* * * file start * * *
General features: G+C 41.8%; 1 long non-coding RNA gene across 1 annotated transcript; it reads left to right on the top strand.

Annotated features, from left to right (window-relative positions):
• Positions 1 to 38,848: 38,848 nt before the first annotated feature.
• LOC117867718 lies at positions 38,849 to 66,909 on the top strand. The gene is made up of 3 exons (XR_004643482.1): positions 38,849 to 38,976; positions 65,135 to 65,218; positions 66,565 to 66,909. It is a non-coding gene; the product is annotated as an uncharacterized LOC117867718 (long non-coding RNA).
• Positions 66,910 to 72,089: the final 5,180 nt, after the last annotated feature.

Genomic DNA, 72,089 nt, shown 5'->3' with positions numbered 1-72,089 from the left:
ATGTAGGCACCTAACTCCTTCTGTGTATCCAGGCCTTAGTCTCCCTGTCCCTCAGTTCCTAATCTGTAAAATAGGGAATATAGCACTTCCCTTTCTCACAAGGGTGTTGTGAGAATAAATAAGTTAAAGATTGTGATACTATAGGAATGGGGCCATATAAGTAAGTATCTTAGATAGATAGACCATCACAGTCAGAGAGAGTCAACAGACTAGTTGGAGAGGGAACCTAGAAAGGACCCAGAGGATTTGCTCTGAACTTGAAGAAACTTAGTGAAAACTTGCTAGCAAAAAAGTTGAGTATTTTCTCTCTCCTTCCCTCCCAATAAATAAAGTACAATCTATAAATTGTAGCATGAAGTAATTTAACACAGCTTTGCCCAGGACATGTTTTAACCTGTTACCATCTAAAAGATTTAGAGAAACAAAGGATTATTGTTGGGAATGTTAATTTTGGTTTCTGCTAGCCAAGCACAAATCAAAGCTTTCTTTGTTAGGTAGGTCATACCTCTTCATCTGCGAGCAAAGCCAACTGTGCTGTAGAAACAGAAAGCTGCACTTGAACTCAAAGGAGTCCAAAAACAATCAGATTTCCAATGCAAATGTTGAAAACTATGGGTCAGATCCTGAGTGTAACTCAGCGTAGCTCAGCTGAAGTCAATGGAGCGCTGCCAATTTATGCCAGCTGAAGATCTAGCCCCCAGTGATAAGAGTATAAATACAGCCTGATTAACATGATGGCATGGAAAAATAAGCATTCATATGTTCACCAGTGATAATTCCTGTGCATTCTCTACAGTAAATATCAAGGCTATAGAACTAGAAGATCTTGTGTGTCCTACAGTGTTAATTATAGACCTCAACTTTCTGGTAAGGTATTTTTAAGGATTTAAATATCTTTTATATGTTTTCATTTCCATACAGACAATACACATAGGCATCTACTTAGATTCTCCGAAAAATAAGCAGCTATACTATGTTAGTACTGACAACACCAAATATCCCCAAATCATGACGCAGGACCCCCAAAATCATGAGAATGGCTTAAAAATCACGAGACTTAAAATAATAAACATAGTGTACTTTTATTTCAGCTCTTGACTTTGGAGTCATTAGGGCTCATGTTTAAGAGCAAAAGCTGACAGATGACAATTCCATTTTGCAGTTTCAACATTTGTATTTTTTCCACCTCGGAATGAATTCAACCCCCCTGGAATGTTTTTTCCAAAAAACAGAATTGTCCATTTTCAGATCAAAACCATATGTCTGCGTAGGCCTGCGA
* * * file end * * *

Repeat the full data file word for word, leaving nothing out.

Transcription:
General features: G+C 41.8%; 1 long non-coding RNA gene across 1 annotated transcript; it reads left to right on the top strand.

Annotated features, from left to right (window-relative positions):
• Positions 1 to 38,848: 38,848 nt before the first annotated feature.
• LOC117867718 lies at positions 38,849 to 66,909 on the top strand. The gene is made up of 3 exons (XR_004643482.1): positions 38,849 to 38,976; positions 65,135 to 65,218; positions 66,565 to 66,909. It is a non-coding gene; the product is annotated as an uncharacterized LOC117867718 (long non-coding RNA).
• Positions 66,910 to 72,089: the final 5,180 nt, after the last annotated feature.

Genomic DNA, 72,089 nt, shown 5'->3' with positions numbered 1-72,089 from the left:
ATGTAGGCACCTAACTCCTTCTGTGTATCCAGGCCTTAGTCTCCCTGTCCCTCAGTTCCTAATCTGTAAAATAGGGAATATAGCACTTCCCTTTCTCACAAGGGTGTTGTGAGAATAAATAAGTTAAAGATTGTGATACTATAGGAATGGGGCCATATAAGTAAGTATCTTAGATAGATAGACCATCACAGTCAGAGAGAGTCAACAGACTAGTTGGAGAGGGAACCTAGAAAGGACCCAGAGGATTTGCTCTGAACTTGAAGAAACTTAGTGAAAACTTGCTAGCAAAAAAGTTGAGTATTTTCTCTCTCCTTCCCTCCCAATAAATAAAGTACAATCTATAAATTGTAGCATGAAGTAATTTAACACAGCTTTGCCCAGGACATGTTTTAACCTGTTACCATCTAAAAGATTTAGAGAAACAAAGGATTATTGTTGGGAATGTTAATTTTGGTTTCTGCTAGCCAAGCACAAATCAAAGCTTTCTTTGTTAGGTAGGTCATACCTCTTCATCTGCGAGCAAAGCCAACTGTGCTGTAGAAACAGAAAGCTGCACTTGAACTCAAAGGAGTCCAAAAACAATCAGATTTCCAATGCAAATGTTGAAAACTATGGGTCAGATCCTGAGTGTAACTCAGCGTAGCTCAGCTGAAGTCAATGGAGCGCTGCCAATTTATGCCAGCTGAAGATCTAGCCCCCAGTGATAAGAGTATAAATACAGCCTGATTAACATGATGGCATGGAAAAATAAGCATTCATATGTTCACCAGTGATAATTCCTGTGCATTCTCTACAGTAAATATCAAGGCTATAGAACTAGAAGATCTTGTGTGTCCTACAGTGTTAATTATAGACCTCAACTTTCTGGTAAGGTATTTTTAAGGATTTAAATATCTTTTATATGTTTTCATTTCCATACAGACAATACACATAGGCATCTACTTAGATTCTCCGAAAAATAAGCAGCTATACTATGTTAGTACTGACAACACCAAATATCCCCAAATCATGACGCAGGACCCCCAAAATCATGAGAATGGCTTAAAAATCACGAGACTTAAAATAATAAACATAGTGTACTTTTATTTCAGCTCTTGACTTTGGAGTCATTAGGGCTCATGTTTAAGAGCAAAAGCTGACAGATGACAATTCCATTTTGCAGTTTCAACATTTGTATTTTTTCCACCTCGGAATGAATTCAACCCCCCTGGAATGTTTTTTCCAAAAAACAGAATTGTCCATTTTCAGATCAAAACCATATGTCTGCGTAGGCCTGCGA